(Bloomberg) -- U.S. equities edged higher after President Donald Trump said he was “very close” to a trade pact with China even as he warned that Beijing wanted a deal more than he did.
Automakers, an industry particularly sensitive to trade, led advances after Trump’s comments in an interview on Fox News. Bitcoin tumbled to a six-month low and the dollar gained. Oil fell and Treasury yields held steady. The S&P 500 Index posted a small weekly loss, its first since early October.
It’s been a mixed picture on the trade front this week, suppressing volatility and keeping stocks in a tight range within 1% of a record high. Chinese Vice Premier Liu He has invited Robert Lighthizer to Beijing for further talks later this month, according to people familiar with the matter, and Washington will likely postpone new tariffs scheduled for December even if there’s no deal by then, the South China Morning Post reported. However, Trump may soon sign a bill supporting Hong Kong’s protesters, a move likely to anger China. He declined to reveal plans when asked Friday.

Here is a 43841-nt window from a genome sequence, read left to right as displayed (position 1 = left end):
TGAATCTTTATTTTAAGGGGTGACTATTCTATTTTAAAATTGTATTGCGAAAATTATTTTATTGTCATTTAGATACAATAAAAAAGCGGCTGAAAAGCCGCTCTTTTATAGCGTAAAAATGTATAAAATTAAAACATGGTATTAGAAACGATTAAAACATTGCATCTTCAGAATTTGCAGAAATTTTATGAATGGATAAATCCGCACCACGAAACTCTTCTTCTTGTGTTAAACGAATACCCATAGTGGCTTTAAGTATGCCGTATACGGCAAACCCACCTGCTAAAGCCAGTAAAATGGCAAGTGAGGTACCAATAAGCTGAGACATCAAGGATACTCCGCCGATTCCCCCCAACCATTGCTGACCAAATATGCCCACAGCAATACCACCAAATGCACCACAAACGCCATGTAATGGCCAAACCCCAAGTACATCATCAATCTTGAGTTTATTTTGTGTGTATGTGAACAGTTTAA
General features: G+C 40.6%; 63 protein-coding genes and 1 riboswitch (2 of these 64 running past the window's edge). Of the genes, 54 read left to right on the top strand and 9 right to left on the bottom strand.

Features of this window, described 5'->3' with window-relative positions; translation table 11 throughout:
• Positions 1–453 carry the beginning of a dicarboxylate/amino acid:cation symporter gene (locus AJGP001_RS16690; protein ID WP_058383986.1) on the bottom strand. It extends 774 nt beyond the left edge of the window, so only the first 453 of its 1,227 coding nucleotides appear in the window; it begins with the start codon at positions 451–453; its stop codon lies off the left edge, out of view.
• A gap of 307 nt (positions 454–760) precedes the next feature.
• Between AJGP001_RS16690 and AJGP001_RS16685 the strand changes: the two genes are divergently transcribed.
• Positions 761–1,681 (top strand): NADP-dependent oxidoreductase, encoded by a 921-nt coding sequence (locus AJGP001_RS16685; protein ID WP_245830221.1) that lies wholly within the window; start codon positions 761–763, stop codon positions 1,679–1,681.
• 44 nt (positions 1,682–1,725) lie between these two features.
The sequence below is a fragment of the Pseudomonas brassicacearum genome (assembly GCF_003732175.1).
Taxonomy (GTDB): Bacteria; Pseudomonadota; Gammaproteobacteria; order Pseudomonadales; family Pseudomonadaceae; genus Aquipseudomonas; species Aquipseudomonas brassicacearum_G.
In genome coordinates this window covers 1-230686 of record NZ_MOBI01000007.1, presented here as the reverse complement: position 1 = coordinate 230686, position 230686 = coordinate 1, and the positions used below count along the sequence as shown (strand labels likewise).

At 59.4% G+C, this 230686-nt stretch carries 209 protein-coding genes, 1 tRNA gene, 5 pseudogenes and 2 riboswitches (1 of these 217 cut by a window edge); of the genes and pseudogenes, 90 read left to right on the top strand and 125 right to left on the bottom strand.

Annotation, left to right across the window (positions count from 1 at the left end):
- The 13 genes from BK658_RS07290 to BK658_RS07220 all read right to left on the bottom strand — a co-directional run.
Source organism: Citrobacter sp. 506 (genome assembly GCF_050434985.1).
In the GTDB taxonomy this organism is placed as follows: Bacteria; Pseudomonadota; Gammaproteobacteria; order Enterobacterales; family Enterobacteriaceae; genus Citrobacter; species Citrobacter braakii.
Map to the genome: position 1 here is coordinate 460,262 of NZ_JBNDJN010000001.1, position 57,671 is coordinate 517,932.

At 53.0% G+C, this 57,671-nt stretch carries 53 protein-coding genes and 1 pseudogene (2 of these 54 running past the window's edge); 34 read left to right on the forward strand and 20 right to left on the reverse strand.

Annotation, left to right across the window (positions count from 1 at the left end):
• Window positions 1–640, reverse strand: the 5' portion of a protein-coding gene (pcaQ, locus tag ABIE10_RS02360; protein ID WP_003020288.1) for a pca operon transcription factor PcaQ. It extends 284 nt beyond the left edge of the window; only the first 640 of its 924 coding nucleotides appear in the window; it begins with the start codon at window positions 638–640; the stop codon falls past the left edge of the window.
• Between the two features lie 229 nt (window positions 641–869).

“Stocks’ short-term direction is still all about trade,” said Alec Young, managing director of global markets research at FTSE Russell. “Given precious little substance of late on that front, it’s no surprise stocks are stuck in a tight trading range with volatility at multi month lows.”
Elsewhere, European stocks advanced. The pound fell -- boosting U.K. equities -- following a gloomy reading of company sentiment. Government bonds in Europe rose as a measure of services in the euro area disappointed.
Japanese shares steadied after three days of declines, while stocks climbed in Australia and Hong Kong, and slipped in China.
These are the main moves in markets:
The S&P 500 Index rose 0.2% at the close of trading in New York; it lost 0.3% for the week.The Stoxx Europe 600 Index climbed 0.4%.The U.K.’s FTSE 100 Index surged 1.2%.The MSCI Asia Pacific Index increased 0.2%.
The Bloomberg Dollar Spot Index rose 0.2%.The euro fell 0.3% to $1.1021.The British pound decreased 0.6% to $1.2835.The Japanese yen was little changed at 108.63 per dollar.
The yield on 10-year Treasuries was little changed at 1.77%.Germany’s 10-year yield fell three basis points to -0.36%.Britain’s 10-year yield decreased five basis points to 0.7%.
West Texas Intermediate crude fell 1.1% to $57.91 a barrel.Gold slipped 0.1% to $1,463.04 an ounce.
--With assistance from Adam Haigh and Constantine Courcoulas.
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